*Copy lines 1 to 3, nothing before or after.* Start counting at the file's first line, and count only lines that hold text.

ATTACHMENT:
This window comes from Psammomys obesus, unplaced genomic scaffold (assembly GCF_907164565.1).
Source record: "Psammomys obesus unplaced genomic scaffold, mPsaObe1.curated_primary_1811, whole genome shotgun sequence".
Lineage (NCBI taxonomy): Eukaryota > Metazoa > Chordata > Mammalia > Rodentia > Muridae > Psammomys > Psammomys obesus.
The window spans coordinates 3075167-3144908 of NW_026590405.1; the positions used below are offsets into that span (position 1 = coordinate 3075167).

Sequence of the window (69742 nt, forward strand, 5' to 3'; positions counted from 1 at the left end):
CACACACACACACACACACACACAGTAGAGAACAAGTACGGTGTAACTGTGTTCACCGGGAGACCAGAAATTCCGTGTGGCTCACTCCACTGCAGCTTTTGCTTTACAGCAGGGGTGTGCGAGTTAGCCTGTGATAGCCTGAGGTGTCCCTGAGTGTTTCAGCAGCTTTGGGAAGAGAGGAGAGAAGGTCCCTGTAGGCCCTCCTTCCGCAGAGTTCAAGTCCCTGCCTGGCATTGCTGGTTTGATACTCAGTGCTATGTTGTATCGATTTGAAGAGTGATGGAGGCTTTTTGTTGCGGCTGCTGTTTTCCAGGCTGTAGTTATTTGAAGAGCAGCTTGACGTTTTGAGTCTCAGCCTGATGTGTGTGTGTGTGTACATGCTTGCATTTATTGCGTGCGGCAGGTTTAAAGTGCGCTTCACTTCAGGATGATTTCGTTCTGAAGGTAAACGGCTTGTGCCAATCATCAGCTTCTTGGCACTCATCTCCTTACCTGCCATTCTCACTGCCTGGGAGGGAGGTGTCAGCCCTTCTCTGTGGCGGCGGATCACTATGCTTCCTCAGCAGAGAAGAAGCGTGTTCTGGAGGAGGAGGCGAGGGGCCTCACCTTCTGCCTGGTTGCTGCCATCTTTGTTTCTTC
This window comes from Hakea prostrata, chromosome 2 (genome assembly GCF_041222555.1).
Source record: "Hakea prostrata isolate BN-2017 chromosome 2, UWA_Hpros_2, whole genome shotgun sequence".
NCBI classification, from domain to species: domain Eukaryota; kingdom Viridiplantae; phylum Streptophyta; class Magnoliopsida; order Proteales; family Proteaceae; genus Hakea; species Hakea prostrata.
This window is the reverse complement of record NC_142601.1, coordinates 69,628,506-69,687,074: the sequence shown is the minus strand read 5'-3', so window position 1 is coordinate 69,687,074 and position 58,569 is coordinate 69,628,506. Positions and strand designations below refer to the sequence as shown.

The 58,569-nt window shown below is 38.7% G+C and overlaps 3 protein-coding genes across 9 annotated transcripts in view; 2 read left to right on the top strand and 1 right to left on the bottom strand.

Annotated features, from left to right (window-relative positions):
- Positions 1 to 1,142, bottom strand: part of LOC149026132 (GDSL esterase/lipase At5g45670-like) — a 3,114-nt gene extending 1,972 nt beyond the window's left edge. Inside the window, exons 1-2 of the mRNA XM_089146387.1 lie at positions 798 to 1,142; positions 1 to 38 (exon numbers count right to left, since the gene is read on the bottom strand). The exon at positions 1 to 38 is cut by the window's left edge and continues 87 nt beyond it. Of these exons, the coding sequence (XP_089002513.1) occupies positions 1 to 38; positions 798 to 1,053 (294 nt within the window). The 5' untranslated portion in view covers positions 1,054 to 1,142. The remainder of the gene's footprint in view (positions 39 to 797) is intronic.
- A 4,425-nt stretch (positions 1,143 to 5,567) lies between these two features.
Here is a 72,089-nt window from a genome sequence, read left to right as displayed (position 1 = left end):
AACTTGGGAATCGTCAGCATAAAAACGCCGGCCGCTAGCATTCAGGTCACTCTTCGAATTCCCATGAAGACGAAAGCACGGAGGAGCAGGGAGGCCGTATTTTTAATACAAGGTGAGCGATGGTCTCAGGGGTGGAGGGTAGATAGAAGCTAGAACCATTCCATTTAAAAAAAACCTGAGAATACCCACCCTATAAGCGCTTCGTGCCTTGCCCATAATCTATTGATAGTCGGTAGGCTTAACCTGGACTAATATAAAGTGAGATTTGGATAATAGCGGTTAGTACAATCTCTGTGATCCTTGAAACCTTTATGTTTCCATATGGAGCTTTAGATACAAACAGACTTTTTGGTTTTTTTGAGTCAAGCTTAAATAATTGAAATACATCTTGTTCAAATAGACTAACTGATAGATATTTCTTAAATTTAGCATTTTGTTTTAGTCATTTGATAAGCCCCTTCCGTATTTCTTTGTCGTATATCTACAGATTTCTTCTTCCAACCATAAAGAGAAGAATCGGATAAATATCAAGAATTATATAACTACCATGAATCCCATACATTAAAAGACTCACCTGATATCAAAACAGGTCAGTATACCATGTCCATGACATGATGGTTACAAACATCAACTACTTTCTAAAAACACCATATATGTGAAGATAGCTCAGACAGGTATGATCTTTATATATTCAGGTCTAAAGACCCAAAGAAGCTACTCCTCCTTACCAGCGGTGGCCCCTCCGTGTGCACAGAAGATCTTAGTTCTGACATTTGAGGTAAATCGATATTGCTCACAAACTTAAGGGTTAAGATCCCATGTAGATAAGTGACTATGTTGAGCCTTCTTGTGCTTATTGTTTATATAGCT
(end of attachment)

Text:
This window comes from Psammomys obesus, unplaced genomic scaffold (assembly GCF_907164565.1).
Source record: "Psammomys obesus unplaced genomic scaffold, mPsaObe1.curated_primary_1811, whole genome shotgun sequence".
Lineage (NCBI taxonomy): Eukaryota > Metazoa > Chordata > Mammalia > Rodentia > Muridae > Psammomys > Psammomys obesus.